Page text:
• JeaS

    Member
    July 7, 2023 at 11:27 am

    I can completely relate to getting sick and just not being able to regain a few crops. It doesn’t take long in the summer for the garden to just get completely overrun in a few weeks. I’m curious if you have a plot of pumpkin growing nearby your squash? I once grew either a Connecticut Field or a Sugar Pie too close to my Yellow Straightneck and got tiny orange squashes… they fried up tasty regardless!

    There’s still time for fall planting!

    One trick for next year… I now always pull my suckers off my cucumbers (just like tomatoes) and any fruits that develop up the first 18″ or so of vine. It’s 4 fold… first, it helps prevent sneaky growers hiding behind lower leaves and going to seed early putting the vines out of production… secondly, I don’t have to bend over to harvest because I grow up a trellis. 😁 3rd… better airflow for the vine and that prevents disease… and 4th… it really sends a message to the plant that all that energy needs to go into root and vine growth in the early stages which helps to make really vigorous and well established healthy vines. Hope it helps and I’m glad you’re feeling better.

    • Orangeball

      Member
      July 7, 2023 at 1:29 pm

      Everyone, including you have been so encouraging and helpful. I’m feeling much better today, after a peaceful night of rest. Had a bad case of the doldrums yesterday after finding all of the Frankenstein veggies. I’m not giving up completely. I’ll till under the weeds and the leftovers from the supposed veggies and try again. I’ll keep several of the 35 tomato plants including the indigo rose cherry tomatoes because they fascinate me. I’ll have to figure out what I can put in for a fall garden and try not to start it too early. That may have been part of my problem as well. I was so anxious to get something growing I planted nearly a month before mother’s day (rule of thumb around here). Thank you! Oh and my pumpkins are at least 25 to 30 feet from my squash and cucumbers.

      • This reply was modified 4 months, 4 weeks ago by  Orangeball.
  • NonaLee

    Member
    July 7, 2023 at 4:36 pm

    My Frankenstein tomato

  • FaithK

    Member
    July 7, 2023 at 6:56 pm

    I’m with you. Next year will be better! That indigo rose is lovely! Right now would also be a good time for taking suckers from your tomato plants and rooting them for a late season harvest on new, fresh plants. If your temps are 90+, that’ll decrease tomato flower production. Replanting the suckers will start new plants that will be ready to bloom as that horrible heat is breaking. Mine haven’t really grown because of drought, so while I still have hope that these will recover, I’m going to replant suckers from the strongest ones. For some fall ideas, if you look up your zip code at almanac.com, it will give you planting dates for things. It starts with spring planting, but there’s a second half for planting for late summer or fall harvests. In my area of zone 6B, it’s given me a lot more hope of things I hadn’t expected. And don’t forget to count backwards from your first spring frost date. Honestly I could plant watermelons right now and if we don’t get an early frost, I should get a late harvest of them. I’m also planting a lot of beans, which I don’t really eat, for nitrogen fixing in the soil.

    Basically, don’t get too down about it! You are definitely not alone, and I’m starting to call it my garden depression – it’s too much, it’s not only not good enough, but not really worth a crap right now, and it makes me just want to throw my hands up. But every step, even if it’s little, is a step better for fall or next year.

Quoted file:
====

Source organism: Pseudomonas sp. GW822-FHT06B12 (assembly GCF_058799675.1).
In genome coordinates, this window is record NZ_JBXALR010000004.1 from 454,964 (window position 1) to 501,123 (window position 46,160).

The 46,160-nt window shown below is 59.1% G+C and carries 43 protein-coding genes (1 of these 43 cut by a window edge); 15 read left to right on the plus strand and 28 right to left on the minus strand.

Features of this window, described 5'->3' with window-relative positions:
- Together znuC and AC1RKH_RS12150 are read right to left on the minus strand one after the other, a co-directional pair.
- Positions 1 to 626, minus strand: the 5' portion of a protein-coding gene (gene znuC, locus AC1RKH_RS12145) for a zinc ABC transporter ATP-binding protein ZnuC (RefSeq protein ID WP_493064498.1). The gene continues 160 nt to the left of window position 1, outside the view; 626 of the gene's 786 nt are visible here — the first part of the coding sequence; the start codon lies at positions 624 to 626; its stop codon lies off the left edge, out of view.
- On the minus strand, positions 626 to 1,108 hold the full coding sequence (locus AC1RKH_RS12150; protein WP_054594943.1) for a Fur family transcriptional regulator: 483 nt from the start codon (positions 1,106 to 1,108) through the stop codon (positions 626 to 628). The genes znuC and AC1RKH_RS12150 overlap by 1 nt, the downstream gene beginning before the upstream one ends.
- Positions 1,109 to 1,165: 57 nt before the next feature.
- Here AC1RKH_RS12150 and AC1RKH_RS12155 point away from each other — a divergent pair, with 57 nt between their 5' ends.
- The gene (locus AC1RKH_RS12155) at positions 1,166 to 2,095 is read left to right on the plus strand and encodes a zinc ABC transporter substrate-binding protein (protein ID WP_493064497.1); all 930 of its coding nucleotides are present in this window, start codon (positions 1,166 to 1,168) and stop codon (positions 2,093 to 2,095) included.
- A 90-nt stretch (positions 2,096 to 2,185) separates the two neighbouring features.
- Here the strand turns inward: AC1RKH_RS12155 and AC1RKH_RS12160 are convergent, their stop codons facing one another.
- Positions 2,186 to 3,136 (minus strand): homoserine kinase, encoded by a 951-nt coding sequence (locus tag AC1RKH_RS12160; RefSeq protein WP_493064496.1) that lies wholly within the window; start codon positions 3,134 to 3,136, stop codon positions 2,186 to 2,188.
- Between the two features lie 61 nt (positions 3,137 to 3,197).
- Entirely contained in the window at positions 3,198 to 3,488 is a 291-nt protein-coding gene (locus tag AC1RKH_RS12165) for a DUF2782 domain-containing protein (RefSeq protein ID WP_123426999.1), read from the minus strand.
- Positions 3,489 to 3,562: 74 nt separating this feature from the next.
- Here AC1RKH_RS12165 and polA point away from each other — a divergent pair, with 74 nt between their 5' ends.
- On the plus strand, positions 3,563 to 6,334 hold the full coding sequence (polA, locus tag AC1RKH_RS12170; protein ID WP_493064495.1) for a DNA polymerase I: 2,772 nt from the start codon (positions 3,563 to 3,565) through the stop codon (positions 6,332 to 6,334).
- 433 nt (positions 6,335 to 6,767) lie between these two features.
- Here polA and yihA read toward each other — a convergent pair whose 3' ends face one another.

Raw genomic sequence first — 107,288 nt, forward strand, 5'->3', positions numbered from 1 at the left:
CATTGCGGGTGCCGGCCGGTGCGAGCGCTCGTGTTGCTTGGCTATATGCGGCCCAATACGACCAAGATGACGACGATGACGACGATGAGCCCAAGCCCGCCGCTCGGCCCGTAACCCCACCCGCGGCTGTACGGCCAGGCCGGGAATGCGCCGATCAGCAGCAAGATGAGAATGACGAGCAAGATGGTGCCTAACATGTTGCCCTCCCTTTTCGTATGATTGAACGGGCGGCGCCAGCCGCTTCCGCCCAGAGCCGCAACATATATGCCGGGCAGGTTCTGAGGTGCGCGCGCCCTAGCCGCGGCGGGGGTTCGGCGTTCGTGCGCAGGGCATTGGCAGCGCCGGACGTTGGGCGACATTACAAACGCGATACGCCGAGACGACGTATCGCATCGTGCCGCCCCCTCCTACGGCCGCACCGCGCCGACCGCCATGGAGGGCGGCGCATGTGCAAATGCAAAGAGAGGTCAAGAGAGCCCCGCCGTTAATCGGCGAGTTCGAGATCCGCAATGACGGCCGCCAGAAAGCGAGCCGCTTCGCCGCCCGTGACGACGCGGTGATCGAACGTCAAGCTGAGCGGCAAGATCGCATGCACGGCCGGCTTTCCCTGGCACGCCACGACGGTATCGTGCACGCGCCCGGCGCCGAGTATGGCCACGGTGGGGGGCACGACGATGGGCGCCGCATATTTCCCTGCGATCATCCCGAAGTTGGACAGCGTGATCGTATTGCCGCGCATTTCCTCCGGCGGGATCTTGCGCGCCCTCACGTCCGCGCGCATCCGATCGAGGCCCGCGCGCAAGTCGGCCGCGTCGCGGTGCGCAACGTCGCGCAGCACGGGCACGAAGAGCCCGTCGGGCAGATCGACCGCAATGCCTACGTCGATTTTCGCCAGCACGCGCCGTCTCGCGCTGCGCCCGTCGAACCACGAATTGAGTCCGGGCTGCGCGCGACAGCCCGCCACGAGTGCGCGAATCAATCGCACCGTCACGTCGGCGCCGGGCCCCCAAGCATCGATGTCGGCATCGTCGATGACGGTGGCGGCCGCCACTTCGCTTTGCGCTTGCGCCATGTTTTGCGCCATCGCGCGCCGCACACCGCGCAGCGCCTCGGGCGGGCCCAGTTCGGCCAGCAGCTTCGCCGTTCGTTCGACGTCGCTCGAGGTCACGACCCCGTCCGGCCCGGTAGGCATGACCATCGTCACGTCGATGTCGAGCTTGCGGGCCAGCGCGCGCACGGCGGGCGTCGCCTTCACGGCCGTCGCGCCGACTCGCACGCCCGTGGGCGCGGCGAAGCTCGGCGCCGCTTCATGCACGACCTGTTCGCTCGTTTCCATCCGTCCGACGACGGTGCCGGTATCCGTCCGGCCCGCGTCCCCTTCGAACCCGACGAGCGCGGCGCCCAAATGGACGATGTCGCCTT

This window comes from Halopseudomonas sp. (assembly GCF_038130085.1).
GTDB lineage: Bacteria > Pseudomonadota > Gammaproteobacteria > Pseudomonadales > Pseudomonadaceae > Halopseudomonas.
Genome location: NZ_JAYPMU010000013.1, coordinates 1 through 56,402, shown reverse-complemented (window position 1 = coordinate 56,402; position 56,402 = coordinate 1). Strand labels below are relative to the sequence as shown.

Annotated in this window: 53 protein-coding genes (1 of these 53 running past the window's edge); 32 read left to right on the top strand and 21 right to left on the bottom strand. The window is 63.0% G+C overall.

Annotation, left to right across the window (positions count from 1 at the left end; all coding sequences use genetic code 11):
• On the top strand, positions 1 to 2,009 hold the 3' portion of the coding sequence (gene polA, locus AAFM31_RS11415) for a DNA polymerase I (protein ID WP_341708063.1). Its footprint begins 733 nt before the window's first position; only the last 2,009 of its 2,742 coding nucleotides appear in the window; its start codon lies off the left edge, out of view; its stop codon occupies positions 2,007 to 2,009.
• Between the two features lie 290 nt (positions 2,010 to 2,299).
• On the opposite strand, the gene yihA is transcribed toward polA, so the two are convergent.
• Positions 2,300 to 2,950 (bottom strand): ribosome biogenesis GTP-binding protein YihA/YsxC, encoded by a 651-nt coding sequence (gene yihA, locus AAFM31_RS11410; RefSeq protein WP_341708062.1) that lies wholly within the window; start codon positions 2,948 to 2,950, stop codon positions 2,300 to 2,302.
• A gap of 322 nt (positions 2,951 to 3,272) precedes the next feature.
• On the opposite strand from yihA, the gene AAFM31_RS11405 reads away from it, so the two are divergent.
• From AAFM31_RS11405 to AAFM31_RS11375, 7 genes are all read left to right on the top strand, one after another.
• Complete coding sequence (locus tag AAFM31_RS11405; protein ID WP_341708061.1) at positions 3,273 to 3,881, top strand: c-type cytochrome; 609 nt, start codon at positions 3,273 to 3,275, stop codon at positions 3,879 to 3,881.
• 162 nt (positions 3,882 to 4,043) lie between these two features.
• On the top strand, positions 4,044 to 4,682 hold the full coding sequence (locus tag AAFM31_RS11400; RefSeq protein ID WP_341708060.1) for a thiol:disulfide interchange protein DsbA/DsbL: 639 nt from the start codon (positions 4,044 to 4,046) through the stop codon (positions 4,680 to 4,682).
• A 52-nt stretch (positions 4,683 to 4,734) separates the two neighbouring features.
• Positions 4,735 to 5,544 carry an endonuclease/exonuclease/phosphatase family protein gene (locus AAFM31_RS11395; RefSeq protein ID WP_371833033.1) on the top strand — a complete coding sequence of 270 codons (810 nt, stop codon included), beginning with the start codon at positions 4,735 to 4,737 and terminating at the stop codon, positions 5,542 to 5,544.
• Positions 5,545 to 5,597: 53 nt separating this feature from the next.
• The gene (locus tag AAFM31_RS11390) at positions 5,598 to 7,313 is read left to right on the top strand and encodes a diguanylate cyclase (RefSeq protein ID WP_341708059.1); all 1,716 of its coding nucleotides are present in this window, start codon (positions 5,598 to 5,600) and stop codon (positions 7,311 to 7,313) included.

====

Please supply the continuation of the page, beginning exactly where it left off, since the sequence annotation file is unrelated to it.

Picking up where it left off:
• Fossilman

    Member
    July 8, 2023 at 1:39 am

    I have been gardening in eastern NC zone 7 for close to 30 years now. My whole garden is about 2 weeks behind normal this year. However it is going quite good at the moment. When I first started I struggled with weeds in the garden. I finally realized that nature does not like bare ground and wants to be growing something. Things started getting better when I started planting over winter cover crops. (Plant what you want or you will get what you don’t want.) I still have weeds in the garden, but I call them my weeds. So every fall I sow mustard, collards, lettuce, carrots, turnups, cowpeas, etc. from my own saved seeds. In addition I have several “weeds” that I allow to grow over the winter. These include purple dead nettle, chickweed and vetch. Between my planted cool weather crops and the “weeds”, my garden is usually completely covered with “cover crop” plants during the winter time. (Strive to have living plants in the soil at all times.) But all of the sowed plants and the “weeds” are cool weather plants and naturally start die to back in the spring when the temperature starts rising. This makes it easy to prepare the garden for the spring planting each spring. So you can have the weeds that nature wants you to have, or you can have weeds the you want to have, but either way you will have weeds.

  • Mamaw-Red

    Member
    July 9, 2023 at 3:47 am

    My cherry tomatoes look like that. Mine are “midnight snack”. Just wait for the green part to turn red. They will be red with black

  • JerseyGiantChick

    Member
    July 9, 2023 at 3:52 pm

    It is a strange year already, late frost no spring and hot summer. Seeding all we can, but running so behind. There is so much one person can do in the spare free time, between alle the work and family homesteading life.

    Good luck to you all, we sure can use it right?

  • PlantLady

    Member
    August 26, 2023 at 5:10 am

    Don’t lose heart – this is gardening, some years everything goes great, but usually there are flops in at least one area. My squash and zucchini got eaten up by squash bugs and my potato yield was horrible. We learn, we adjust and we keep on going. I’ve gotten some weird looking tomatoes too, but they tasted just fine!

Log in to reply.